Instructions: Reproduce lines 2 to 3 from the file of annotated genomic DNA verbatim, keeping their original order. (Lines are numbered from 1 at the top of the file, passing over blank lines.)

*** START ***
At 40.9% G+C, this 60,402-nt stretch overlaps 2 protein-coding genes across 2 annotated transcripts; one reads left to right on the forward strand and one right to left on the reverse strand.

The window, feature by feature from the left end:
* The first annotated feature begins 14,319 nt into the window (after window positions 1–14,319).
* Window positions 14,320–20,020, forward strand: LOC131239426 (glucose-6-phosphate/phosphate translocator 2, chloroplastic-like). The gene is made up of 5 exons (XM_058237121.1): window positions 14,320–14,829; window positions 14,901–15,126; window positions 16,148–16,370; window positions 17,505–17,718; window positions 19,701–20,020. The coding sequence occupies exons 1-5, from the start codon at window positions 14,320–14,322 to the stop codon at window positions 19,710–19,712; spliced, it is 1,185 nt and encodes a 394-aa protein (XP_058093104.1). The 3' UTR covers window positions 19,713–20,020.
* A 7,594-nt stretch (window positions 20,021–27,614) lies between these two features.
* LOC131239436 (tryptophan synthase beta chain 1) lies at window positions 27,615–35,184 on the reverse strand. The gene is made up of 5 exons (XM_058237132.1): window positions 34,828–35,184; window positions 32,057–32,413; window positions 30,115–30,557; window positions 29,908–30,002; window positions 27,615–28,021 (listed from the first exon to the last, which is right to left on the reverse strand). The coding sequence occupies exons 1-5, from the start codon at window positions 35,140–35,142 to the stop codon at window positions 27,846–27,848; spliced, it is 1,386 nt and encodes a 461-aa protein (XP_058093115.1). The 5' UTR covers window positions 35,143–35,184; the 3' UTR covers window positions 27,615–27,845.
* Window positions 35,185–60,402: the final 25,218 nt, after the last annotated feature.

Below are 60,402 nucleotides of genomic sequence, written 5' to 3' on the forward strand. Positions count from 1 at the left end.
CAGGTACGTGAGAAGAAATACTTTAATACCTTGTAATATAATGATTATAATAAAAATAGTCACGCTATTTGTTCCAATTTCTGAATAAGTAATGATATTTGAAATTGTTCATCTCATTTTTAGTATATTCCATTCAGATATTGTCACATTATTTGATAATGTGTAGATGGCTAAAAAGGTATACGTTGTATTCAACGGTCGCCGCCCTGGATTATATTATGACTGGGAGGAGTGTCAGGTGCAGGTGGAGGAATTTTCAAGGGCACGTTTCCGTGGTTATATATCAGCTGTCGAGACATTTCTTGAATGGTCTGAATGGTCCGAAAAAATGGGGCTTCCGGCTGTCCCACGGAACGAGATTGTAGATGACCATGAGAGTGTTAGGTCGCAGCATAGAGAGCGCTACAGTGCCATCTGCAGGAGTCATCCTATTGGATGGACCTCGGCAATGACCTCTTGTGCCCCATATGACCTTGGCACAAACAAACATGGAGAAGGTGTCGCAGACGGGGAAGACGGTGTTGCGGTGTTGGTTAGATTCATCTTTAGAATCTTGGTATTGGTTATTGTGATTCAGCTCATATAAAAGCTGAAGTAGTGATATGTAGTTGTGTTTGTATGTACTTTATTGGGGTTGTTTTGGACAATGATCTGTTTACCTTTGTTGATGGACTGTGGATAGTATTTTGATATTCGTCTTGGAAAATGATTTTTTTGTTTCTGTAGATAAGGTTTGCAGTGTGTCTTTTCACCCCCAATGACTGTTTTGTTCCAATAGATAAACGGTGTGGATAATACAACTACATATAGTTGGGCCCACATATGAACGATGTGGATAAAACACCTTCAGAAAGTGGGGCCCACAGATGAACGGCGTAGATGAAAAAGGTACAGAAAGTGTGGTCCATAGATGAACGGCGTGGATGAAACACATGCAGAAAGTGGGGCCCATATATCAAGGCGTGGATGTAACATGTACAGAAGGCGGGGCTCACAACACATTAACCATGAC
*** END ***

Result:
The window, feature by feature from the left end:
* The first annotated feature begins 14,319 nt into the window (after window positions 1–14,319).